“Even the most conscientious law-abiding gun owners can run afoul of the law when they are traveling or temporarily living away from home,” Baker said. “Law-abiding citizens should be able to exercise their fundamental right to self-defense while traveling across state lines and our members are extremely excited to see this important legislation headed for a vote in the House of Representatives.”

Undermining the claim by the bill’s proponents that more guns improve safety, researchers say their findings demonstrate just the opposite.

States that adopt right-to-carry laws saw violent-crime rates spike between 13 percent and 15 percent in the decade following their enactment, according to a June report from the National Bureau of Economic Research.

Rep. Bob Goodlatte, R-Va., contested these findings, however, at a hearing on the bill Wednesday before the House Judiciary Committee, which Goodlatte chairs.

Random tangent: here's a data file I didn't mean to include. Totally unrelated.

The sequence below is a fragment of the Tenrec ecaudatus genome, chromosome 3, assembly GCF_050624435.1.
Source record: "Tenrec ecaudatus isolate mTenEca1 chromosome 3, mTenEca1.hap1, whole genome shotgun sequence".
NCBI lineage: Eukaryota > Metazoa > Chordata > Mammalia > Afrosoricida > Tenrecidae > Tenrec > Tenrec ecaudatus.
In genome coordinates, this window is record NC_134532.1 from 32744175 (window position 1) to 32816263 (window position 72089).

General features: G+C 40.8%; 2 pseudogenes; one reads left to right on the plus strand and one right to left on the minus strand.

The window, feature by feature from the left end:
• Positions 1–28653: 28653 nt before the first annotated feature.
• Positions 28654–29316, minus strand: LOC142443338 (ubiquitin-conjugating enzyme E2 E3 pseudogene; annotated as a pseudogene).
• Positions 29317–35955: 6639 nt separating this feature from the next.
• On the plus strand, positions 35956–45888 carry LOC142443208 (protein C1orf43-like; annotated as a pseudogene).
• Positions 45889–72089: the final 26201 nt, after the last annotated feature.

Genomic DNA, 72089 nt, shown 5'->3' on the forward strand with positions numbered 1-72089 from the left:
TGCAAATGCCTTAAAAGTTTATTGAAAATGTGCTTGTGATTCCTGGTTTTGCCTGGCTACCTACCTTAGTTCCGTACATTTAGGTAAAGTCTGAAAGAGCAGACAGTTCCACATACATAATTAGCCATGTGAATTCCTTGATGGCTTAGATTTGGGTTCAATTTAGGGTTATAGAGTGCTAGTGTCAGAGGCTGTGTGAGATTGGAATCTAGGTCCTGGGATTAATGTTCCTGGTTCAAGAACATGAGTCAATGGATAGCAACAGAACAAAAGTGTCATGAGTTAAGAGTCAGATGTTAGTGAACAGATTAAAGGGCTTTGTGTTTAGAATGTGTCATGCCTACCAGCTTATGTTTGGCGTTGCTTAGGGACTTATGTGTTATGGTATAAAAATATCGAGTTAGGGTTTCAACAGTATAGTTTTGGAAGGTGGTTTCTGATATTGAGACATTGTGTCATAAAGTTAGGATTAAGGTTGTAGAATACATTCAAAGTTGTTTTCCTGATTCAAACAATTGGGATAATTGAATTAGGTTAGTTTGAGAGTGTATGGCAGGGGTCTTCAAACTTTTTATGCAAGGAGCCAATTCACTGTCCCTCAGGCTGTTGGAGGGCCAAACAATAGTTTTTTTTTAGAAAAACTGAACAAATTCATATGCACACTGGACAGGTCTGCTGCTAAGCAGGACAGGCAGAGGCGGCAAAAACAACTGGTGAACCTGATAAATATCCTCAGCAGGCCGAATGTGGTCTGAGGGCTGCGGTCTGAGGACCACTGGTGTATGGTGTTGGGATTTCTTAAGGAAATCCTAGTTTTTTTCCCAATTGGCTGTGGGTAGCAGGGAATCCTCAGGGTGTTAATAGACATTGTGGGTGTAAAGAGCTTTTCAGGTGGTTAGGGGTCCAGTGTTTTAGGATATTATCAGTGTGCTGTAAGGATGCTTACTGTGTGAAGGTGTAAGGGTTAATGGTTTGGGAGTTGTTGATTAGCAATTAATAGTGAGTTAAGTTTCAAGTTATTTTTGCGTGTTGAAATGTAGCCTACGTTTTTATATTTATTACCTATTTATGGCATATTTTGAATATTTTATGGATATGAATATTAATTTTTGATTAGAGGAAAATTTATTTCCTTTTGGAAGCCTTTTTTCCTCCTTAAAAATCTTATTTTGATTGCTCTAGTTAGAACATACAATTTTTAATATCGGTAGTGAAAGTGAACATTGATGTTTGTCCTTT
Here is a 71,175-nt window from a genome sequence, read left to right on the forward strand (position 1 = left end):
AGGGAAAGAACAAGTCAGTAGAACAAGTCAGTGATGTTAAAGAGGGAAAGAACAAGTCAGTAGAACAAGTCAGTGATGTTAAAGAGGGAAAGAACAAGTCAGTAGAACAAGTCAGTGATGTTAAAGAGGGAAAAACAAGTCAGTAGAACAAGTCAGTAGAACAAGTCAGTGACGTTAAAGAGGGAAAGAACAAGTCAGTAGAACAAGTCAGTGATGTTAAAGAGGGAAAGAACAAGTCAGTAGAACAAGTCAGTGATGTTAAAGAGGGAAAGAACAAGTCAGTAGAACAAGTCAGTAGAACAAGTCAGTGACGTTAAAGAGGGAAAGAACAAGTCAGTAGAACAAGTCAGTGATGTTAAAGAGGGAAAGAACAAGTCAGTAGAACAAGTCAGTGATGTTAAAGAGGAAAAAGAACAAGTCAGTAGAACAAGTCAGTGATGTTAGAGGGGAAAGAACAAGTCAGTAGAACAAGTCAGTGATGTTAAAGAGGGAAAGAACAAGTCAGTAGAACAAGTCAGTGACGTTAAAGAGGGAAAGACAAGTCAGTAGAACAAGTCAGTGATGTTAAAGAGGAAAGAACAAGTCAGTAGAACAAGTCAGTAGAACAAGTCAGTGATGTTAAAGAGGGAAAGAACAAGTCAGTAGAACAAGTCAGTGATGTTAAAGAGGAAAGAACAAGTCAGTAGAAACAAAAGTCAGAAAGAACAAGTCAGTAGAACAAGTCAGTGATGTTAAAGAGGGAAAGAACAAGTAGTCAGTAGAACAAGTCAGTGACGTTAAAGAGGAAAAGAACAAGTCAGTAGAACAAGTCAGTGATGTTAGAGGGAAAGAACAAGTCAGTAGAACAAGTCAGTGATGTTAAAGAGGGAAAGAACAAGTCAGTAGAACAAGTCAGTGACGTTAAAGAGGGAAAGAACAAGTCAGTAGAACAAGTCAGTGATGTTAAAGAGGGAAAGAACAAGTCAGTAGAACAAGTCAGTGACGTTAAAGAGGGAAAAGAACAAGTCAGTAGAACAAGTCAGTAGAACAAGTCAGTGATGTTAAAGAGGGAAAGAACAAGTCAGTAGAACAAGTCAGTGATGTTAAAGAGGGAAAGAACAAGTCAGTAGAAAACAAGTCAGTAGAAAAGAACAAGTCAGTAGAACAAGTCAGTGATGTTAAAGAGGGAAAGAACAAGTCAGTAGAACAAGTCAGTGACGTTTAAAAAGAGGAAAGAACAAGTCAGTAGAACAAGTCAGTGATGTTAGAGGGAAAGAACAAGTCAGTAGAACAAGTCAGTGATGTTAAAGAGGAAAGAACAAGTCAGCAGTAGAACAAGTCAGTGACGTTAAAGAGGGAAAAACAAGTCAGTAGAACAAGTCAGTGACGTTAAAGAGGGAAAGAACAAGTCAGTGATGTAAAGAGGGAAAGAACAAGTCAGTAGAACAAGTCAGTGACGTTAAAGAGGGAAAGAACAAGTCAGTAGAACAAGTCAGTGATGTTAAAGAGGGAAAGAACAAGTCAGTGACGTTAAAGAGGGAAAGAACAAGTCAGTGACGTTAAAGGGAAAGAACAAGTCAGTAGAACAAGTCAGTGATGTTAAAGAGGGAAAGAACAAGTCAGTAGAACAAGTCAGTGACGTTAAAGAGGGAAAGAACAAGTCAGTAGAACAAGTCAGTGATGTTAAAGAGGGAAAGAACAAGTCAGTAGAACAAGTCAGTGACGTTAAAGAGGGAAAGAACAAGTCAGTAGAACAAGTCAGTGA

Quoting a peer-reviewed study from 2013 published in Applied Economic Letters, Goodlatte said states with more restrictive concealed-carry laws had 10 percent higher murder rates between 1980 and 2009.

Goodlatte cited Supreme Court precedent — specifically District of Columbia v. Heller — in support of the bill as well.

But Thomas with the Giffords Law Center to Prevent Gun Violence, says the Supreme Court distinguished Heller from the issue of concealed-carry permits.

“When there’s been challenges to very restrictive concealed-carry permitting systems, like in California, New York and Maryland, the courts have held that you don’t get to claim Second Amendment protection of your right to carry guns outside the home,” she said. “That it doesn’t extend that far because the Supreme Court has only interpreted the Second Amendment to cover your right to have a gun inside the home.”

Daniel Webster, the director of the Center for Gun Policy and Research at Johns Hopkins University, said proper training is the key to understanding why more guns do not equate to increased safety.